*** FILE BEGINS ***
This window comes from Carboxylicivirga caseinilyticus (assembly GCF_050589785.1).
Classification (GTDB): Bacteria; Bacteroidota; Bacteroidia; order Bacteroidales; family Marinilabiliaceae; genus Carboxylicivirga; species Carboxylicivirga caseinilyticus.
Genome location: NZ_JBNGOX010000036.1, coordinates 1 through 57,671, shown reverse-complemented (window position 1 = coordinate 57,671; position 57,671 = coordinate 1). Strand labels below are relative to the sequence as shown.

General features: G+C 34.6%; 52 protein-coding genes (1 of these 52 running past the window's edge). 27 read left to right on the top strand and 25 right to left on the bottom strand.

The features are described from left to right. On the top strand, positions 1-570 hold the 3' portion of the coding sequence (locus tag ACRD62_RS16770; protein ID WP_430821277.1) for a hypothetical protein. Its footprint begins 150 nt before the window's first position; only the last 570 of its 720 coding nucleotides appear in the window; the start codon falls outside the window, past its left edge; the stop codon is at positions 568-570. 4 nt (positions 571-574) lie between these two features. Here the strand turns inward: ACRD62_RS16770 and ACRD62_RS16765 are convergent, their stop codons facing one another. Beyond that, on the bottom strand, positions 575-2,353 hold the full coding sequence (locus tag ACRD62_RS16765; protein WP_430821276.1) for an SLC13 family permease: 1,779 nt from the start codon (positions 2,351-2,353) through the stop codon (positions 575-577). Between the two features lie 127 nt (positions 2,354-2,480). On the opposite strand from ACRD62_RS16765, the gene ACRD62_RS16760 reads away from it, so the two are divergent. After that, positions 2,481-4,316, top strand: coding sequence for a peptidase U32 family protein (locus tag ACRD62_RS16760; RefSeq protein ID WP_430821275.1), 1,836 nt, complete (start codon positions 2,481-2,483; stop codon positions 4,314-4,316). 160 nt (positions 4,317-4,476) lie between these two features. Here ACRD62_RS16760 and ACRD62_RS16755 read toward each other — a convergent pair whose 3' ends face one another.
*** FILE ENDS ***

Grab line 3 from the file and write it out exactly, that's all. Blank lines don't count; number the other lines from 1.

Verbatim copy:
Genome location: NZ_JBNGOX010000036.1, coordinates 1 through 57,671, shown reverse-complemented (window position 1 = coordinate 57,671; position 57,671 = coordinate 1). Strand labels below are relative to the sequence as shown.